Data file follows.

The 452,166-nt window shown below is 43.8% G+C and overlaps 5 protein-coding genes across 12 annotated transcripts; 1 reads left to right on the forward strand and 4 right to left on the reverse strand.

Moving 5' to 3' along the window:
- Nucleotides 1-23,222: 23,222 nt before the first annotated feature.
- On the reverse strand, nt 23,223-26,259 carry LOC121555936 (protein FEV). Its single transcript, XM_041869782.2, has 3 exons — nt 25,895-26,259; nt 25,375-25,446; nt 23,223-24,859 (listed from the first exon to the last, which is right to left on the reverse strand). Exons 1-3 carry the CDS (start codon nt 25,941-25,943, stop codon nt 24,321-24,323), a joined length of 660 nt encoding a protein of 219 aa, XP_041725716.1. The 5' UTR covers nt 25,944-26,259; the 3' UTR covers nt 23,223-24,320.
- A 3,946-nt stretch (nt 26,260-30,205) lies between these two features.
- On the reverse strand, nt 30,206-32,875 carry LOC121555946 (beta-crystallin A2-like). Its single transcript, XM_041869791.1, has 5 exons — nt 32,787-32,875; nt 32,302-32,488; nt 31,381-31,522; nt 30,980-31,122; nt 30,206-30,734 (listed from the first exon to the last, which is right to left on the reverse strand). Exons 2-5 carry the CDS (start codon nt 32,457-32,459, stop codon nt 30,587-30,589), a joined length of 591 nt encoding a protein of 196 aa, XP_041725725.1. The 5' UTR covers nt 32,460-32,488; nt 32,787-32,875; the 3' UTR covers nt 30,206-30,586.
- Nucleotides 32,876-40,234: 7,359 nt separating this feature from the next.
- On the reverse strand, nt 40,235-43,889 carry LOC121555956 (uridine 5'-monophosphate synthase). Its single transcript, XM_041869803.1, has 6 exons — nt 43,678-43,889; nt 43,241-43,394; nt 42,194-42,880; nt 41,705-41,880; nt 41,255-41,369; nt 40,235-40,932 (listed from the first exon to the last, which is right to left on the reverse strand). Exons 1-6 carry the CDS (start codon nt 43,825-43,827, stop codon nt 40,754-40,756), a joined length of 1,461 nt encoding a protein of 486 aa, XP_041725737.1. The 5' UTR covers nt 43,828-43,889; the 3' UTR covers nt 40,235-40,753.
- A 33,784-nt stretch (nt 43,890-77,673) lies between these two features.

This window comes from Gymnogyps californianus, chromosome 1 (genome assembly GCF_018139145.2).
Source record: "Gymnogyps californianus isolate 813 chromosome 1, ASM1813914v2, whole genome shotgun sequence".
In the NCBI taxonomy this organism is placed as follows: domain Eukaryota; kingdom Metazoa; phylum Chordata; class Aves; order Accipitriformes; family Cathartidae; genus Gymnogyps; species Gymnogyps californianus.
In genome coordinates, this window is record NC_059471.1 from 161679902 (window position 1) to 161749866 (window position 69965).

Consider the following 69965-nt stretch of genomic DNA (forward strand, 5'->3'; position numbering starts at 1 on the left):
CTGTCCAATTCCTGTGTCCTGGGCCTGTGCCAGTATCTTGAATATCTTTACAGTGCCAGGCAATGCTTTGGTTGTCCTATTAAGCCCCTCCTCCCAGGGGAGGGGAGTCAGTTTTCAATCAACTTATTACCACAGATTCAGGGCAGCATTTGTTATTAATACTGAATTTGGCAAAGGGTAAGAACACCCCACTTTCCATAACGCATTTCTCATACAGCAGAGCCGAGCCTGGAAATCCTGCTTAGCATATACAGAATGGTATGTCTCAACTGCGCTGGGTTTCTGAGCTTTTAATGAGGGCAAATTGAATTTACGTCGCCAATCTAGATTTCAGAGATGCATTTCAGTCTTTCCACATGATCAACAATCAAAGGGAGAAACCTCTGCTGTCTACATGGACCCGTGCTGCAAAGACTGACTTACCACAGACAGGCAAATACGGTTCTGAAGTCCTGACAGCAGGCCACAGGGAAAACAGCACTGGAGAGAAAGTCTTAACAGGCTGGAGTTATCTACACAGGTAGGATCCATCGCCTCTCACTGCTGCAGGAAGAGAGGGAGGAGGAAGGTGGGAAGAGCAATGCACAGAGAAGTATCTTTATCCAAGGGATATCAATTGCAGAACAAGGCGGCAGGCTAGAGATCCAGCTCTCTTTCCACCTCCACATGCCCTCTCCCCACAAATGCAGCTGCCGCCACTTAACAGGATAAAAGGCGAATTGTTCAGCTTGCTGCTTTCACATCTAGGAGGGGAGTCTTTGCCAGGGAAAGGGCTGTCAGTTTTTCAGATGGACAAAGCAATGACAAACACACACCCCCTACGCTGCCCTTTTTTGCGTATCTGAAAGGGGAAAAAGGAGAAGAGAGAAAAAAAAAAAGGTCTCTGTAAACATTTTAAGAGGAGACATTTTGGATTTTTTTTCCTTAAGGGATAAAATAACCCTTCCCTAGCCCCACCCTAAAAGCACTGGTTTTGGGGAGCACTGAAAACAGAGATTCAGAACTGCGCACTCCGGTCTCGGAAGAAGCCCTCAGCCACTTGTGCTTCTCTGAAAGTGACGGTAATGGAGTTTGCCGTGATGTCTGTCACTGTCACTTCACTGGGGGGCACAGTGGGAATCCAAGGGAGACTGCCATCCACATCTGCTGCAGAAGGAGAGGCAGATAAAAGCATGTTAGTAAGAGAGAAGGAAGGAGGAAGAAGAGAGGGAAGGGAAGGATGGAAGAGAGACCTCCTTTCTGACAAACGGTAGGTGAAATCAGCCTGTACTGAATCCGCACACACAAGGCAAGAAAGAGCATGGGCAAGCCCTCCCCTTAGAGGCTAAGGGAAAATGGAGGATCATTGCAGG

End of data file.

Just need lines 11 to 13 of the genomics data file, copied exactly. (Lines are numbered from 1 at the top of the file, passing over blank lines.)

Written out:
Source record: "Gymnogyps californianus isolate 813 chromosome 1, ASM1813914v2, whole genome shotgun sequence".
In the NCBI taxonomy this organism is placed as follows: domain Eukaryota; kingdom Metazoa; phylum Chordata; class Aves; order Accipitriformes; family Cathartidae; genus Gymnogyps; species Gymnogyps californianus.
In genome coordinates, this window is record NC_059471.1 from 161679902 (window position 1) to 161749866 (window position 69965).